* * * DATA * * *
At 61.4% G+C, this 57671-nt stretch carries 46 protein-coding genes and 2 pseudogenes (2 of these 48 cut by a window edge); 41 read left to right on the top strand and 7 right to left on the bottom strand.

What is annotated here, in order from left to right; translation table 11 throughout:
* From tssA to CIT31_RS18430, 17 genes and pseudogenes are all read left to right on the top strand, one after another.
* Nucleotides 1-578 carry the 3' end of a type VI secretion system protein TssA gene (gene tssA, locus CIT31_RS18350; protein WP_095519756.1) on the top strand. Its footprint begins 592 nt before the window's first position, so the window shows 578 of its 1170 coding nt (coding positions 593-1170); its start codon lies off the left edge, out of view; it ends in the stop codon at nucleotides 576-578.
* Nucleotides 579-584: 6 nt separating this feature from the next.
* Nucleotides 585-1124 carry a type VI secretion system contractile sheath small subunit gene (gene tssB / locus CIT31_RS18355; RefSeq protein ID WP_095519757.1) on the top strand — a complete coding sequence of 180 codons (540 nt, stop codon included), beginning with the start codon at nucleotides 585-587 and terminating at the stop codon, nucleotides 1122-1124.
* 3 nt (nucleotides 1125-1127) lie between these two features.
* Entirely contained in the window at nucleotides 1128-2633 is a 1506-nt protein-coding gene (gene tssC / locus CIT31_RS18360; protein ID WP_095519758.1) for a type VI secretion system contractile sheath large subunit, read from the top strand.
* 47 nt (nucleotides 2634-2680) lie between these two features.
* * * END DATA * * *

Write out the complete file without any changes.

At 61.4% G+C, this 57671-nt stretch carries 46 protein-coding genes and 2 pseudogenes (2 of these 48 cut by a window edge); 41 read left to right on the top strand and 7 right to left on the bottom strand.

What is annotated here, in order from left to right; translation table 11 throughout:
* From tssA to CIT31_RS18430, 17 genes and pseudogenes are all read left to right on the top strand, one after another.
* Nucleotides 1-578 carry the 3' end of a type VI secretion system protein TssA gene (gene tssA, locus CIT31_RS18350; protein WP_095519756.1) on the top strand. Its footprint begins 592 nt before the window's first position, so the window shows 578 of its 1170 coding nt (coding positions 593-1170); its start codon lies off the left edge, out of view; it ends in the stop codon at nucleotides 576-578.
* Nucleotides 579-584: 6 nt separating this feature from the next.
* Nucleotides 585-1124 carry a type VI secretion system contractile sheath small subunit gene (gene tssB / locus CIT31_RS18355; RefSeq protein ID WP_095519757.1) on the top strand — a complete coding sequence of 180 codons (540 nt, stop codon included), beginning with the start codon at nucleotides 585-587 and terminating at the stop codon, nucleotides 1122-1124.
* 3 nt (nucleotides 1125-1127) lie between these two features.
* Entirely contained in the window at nucleotides 1128-2633 is a 1506-nt protein-coding gene (gene tssC / locus CIT31_RS18360; protein ID WP_095519758.1) for a type VI secretion system contractile sheath large subunit, read from the top strand.
* 47 nt (nucleotides 2634-2680) lie between these two features.